Friends, it's been a long time coming. But last weekend finally saw the opening of Parking In Rear a.k.a. Sofra Kebab Express, the new Mediterranean restaurant on Venice two blocks east of Saints, and yakking distance from my presidential compound. The local ladies amongst you may recall how the $5 clothing store off Westwood that you loved so much was recently kicked the frruck out like a squatter settlement so that the 88-cent store where nothing is 88 cents could move one door to the left. The wall that borders Habib's, that fine purveyor of withered produce, was torn down soon thereafter and the resulting rubble gazed upon for several weeks by numerous men of Arabian descent before construction commenced in earnest on what was described only in whispers: a local kebab and hookah spot.

Alas, it's Muslim-owned, so no alcohol. But that's what Saints is for. Besides, if my last post established anything, it is hopefully the fact that more drinking options are the last thing I need. The cashier at Habib's told me they'd be open until 2am-ish on weekends, which at least for last weekend has not proven to be the case - they were done by 11. But I remain pathetically excited about this addition to my constituency. Gaby's is similar and has later hours, but at six blocks away it might as well be six days away. Besides, the food tastes decent enough, but let's just say it doesn't digest well.

And that's the deciding factor ultimately: the food. Then again, if the last post established anything else, it's the fact that I'll eat anything that's not moving too much. And I'll extend that rule to anything that's not making too much noise as long as it means I don't have to leave my three-block radius. So okay, ultimately the deciding factor for me is NOT the food, but it would be nice if it tasted good.

Being half Middle Eastern, I know my Mediterranean food. And I also know you can't grade a brand new spot in Culver City against a back-alley joint in a three-thousand-year-old Istanbul bazaar without using at least a slight curve. So by that rationale, Parking In Rear is good. Nothing for Zankou or Gypsy Cafe to lose sleep over, but definitely enough to keep you local when you have a hankering for skewers of meat.

To date, I have eaten:

a chicken pita
a lamb pita
an adana kebab sandwich
a falafel plate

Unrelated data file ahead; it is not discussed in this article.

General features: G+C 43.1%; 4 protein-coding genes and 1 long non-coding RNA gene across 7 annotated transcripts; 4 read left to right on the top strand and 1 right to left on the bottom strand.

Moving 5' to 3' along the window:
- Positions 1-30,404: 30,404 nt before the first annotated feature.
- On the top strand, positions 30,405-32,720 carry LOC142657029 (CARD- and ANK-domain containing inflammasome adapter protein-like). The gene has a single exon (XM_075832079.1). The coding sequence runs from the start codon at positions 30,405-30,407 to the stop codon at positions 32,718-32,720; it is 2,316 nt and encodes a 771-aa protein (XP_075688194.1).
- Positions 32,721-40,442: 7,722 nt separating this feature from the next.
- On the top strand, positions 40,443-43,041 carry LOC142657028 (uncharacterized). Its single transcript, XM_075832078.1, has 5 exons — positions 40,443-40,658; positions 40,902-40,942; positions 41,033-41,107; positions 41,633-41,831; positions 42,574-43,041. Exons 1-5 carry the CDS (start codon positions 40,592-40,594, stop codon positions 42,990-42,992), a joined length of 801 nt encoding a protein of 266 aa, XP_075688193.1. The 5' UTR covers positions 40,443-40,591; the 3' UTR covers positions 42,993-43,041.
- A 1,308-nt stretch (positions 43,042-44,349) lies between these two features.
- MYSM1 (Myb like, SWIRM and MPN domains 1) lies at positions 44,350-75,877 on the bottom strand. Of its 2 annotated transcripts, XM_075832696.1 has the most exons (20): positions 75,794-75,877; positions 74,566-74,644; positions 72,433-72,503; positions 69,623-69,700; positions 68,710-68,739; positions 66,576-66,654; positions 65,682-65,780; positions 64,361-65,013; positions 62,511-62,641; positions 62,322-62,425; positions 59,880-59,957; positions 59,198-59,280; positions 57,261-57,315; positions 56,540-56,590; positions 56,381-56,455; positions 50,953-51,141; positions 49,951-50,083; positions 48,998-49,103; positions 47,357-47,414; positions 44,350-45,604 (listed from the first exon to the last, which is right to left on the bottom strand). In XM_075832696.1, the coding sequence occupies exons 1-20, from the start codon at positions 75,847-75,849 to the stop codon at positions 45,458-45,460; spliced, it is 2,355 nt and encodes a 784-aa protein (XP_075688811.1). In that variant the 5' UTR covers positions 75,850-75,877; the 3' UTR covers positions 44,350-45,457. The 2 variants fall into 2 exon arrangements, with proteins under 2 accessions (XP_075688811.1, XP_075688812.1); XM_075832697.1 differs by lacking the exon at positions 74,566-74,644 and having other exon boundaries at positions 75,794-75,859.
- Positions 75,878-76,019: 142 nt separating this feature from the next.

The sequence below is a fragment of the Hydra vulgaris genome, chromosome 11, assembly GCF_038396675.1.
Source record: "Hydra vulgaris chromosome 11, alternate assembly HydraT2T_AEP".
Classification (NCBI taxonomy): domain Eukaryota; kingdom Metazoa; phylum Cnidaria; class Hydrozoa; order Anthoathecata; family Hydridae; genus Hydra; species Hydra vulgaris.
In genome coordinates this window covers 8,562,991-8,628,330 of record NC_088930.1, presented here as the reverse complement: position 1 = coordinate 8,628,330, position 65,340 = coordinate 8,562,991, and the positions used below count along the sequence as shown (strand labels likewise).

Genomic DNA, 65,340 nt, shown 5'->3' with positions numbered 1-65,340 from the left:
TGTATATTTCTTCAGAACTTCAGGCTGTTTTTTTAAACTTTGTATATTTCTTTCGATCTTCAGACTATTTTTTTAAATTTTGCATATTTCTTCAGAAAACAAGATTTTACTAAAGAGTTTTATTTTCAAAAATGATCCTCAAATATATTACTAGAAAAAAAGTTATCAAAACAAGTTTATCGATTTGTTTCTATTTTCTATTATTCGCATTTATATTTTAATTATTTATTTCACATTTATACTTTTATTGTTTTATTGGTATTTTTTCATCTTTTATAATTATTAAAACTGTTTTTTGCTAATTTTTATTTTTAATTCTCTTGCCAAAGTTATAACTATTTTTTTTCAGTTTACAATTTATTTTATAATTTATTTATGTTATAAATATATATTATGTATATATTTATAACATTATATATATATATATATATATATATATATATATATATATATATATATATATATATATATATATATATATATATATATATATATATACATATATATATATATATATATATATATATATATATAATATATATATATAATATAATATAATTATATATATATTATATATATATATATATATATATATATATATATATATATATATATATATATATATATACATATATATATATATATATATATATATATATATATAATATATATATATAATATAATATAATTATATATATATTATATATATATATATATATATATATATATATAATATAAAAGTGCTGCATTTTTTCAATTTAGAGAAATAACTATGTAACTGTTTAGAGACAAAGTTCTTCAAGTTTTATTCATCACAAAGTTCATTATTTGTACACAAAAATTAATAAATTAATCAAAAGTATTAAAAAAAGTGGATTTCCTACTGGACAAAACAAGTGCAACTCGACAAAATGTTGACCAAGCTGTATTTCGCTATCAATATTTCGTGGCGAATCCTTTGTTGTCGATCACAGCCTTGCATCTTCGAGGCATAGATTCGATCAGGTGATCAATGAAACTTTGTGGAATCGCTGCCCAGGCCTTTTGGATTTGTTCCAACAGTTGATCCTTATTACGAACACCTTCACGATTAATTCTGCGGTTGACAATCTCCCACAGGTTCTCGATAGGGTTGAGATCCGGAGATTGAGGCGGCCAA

and a couple of sides. It all needs more lemon, salt, garlic and olive oil - in short, more flavor - to elevate it from B to A status. Hummus is the yardstick of any Med spot, and here it's curiously unaddictive. And babaganoush is nowhere on the menu.

The prices also need shaving by about 20%. At $4.50 for a regulation espresso-size Turkish coffee, it's strictly for when someone else is paying. They have a ton of interesting-looking sides, but substituting your fries for any of them will get you taxed. For a new restaurant in a working-class neighborhood, they seem a bit deluded with regards to their target demographic.

On the positive side, the adana sandwich is fucking bananas. Do not wear a long-sleeved shirt. The falafels are piping hot, crunchy outside, and soft inside. I haven't tried the lamb shank yet, but it looks promising, largely because I'm a sucker for lamb. And the Turkish coffee may be pricey but it's also perfect.

They're obviously doing something right. It's reasonably busy whenever I pass by. I saw the long-haired guy who lives in one of those green bungalows across Venice and plays his electric guitar all day on his stoop in there twice, and he looks pretty broke. Coppelia's, the Mexican spot two doors down, looks like it's feeling the pinch. I hope they don't go belly up; they do rotisserie chickens for $6.

I guess the only question left now is how long it's gonna be before the cooks start hitting on my sisters.


  1. Too late, I think I saw one of the cooks on the balcony at your sister's crib during her birthday after-hours.


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